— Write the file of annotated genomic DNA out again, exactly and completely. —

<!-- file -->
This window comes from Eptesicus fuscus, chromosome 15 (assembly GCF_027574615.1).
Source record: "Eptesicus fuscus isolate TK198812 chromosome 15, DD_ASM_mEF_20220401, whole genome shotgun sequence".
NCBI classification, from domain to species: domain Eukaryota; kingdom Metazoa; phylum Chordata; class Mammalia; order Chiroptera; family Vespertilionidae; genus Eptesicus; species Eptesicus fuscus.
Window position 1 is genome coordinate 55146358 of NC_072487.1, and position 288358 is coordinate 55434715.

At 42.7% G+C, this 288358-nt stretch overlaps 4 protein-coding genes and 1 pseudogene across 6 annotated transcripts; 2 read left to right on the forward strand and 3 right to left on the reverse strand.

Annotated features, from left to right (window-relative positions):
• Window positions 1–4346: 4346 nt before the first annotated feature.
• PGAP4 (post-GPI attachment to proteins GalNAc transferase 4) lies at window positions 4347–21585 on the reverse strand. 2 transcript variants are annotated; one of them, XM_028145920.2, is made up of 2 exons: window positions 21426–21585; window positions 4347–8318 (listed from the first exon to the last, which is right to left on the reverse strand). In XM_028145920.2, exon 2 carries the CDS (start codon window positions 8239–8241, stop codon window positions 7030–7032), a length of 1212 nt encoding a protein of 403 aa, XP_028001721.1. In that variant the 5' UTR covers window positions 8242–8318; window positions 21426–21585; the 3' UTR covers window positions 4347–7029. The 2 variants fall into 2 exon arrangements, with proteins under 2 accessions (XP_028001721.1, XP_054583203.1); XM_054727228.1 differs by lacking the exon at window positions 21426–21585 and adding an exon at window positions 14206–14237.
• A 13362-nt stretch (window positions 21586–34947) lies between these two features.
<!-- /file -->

This window comes from Eptesicus fuscus, chromosome 15 (assembly GCF_027574615.1).
Source record: "Eptesicus fuscus isolate TK198812 chromosome 15, DD_ASM_mEF_20220401, whole genome shotgun sequence".
NCBI classification, from domain to species: domain Eukaryota; kingdom Metazoa; phylum Chordata; class Mammalia; order Chiroptera; family Vespertilionidae; genus Eptesicus; species Eptesicus fuscus.
Window position 1 is genome coordinate 55146358 of NC_072487.1, and position 288358 is coordinate 55434715.

At 42.7% G+C, this 288358-nt stretch overlaps 4 protein-coding genes and 1 pseudogene across 6 annotated transcripts; 2 read left to right on the forward strand and 3 right to left on the reverse strand.

Annotated features, from left to right (window-relative positions):
• Window positions 1–4346: 4346 nt before the first annotated feature.
• PGAP4 (post-GPI attachment to proteins GalNAc transferase 4) lies at window positions 4347–21585 on the reverse strand. 2 transcript variants are annotated; one of them, XM_028145920.2, is made up of 2 exons: window positions 21426–21585; window positions 4347–8318 (listed from the first exon to the last, which is right to left on the reverse strand). In XM_028145920.2, exon 2 carries the CDS (start codon window positions 8239–8241, stop codon window positions 7030–7032), a length of 1212 nt encoding a protein of 403 aa, XP_028001721.1. In that variant the 5' UTR covers window positions 8242–8318; window positions 21426–21585; the 3' UTR covers window positions 4347–7029. The 2 variants fall into 2 exon arrangements, with proteins under 2 accessions (XP_028001721.1, XP_054583203.1); XM_054727228.1 differs by lacking the exon at window positions 21426–21585 and adding an exon at window positions 14206–14237.
• A 13362-nt stretch (window positions 21586–34947) lies between these two features.